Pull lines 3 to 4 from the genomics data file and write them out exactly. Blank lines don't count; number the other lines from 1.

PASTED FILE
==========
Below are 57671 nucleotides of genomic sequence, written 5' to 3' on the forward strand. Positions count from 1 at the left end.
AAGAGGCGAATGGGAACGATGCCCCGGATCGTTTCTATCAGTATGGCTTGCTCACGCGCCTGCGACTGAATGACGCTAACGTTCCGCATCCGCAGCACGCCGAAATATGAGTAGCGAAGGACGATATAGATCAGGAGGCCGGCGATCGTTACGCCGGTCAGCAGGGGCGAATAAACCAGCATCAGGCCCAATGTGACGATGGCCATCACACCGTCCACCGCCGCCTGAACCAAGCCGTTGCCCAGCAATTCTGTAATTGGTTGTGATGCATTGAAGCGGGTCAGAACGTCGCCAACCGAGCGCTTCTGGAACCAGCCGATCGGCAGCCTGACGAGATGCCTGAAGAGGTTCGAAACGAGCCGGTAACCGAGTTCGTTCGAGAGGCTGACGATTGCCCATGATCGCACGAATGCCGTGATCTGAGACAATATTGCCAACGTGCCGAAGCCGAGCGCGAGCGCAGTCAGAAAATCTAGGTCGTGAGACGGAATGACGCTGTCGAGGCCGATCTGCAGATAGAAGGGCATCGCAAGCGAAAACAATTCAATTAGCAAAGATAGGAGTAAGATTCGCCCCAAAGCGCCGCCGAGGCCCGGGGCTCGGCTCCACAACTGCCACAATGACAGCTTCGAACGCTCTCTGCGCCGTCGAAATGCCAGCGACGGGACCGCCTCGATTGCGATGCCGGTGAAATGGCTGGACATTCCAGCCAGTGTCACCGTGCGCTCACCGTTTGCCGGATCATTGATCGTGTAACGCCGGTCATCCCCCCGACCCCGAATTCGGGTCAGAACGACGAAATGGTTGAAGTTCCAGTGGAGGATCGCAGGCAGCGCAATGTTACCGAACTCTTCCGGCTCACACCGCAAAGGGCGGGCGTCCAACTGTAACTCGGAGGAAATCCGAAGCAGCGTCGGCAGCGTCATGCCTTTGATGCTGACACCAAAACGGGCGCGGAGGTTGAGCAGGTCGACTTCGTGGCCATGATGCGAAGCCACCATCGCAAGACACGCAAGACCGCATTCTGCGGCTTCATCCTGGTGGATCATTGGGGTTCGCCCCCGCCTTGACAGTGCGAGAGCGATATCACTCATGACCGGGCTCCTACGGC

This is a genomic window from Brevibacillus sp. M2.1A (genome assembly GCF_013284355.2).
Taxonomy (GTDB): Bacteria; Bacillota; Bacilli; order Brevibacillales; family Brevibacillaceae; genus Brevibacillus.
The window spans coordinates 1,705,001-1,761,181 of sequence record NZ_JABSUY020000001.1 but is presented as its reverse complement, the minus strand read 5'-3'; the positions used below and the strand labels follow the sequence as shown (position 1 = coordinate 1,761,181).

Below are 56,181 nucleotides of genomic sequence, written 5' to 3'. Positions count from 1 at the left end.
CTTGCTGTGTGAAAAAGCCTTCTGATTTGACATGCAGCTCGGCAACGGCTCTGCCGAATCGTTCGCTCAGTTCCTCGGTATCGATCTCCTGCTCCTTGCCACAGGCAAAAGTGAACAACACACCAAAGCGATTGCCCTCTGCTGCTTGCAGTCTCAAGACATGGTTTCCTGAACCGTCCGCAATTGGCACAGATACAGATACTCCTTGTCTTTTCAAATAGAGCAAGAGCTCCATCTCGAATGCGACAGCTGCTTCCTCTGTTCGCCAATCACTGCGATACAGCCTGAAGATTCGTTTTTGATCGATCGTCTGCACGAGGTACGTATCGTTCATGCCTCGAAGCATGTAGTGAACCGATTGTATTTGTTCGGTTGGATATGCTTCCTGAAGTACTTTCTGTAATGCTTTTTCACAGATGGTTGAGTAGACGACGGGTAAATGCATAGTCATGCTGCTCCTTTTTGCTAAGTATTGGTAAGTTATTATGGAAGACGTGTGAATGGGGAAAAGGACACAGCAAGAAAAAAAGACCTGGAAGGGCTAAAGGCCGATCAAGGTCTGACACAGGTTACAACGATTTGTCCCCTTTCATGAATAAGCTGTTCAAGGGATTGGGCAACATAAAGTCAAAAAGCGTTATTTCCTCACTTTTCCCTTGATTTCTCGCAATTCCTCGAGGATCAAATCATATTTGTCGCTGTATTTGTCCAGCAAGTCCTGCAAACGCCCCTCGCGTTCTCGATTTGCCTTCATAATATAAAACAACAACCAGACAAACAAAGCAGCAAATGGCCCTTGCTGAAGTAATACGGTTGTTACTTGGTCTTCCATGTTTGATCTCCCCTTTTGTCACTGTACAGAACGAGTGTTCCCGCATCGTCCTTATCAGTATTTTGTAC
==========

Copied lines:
This is a genomic window from Brevibacillus sp. M2.1A (genome assembly GCF_013284355.2).
Taxonomy (GTDB): Bacteria; Bacillota; Bacilli; order Brevibacillales; family Brevibacillaceae; genus Brevibacillus.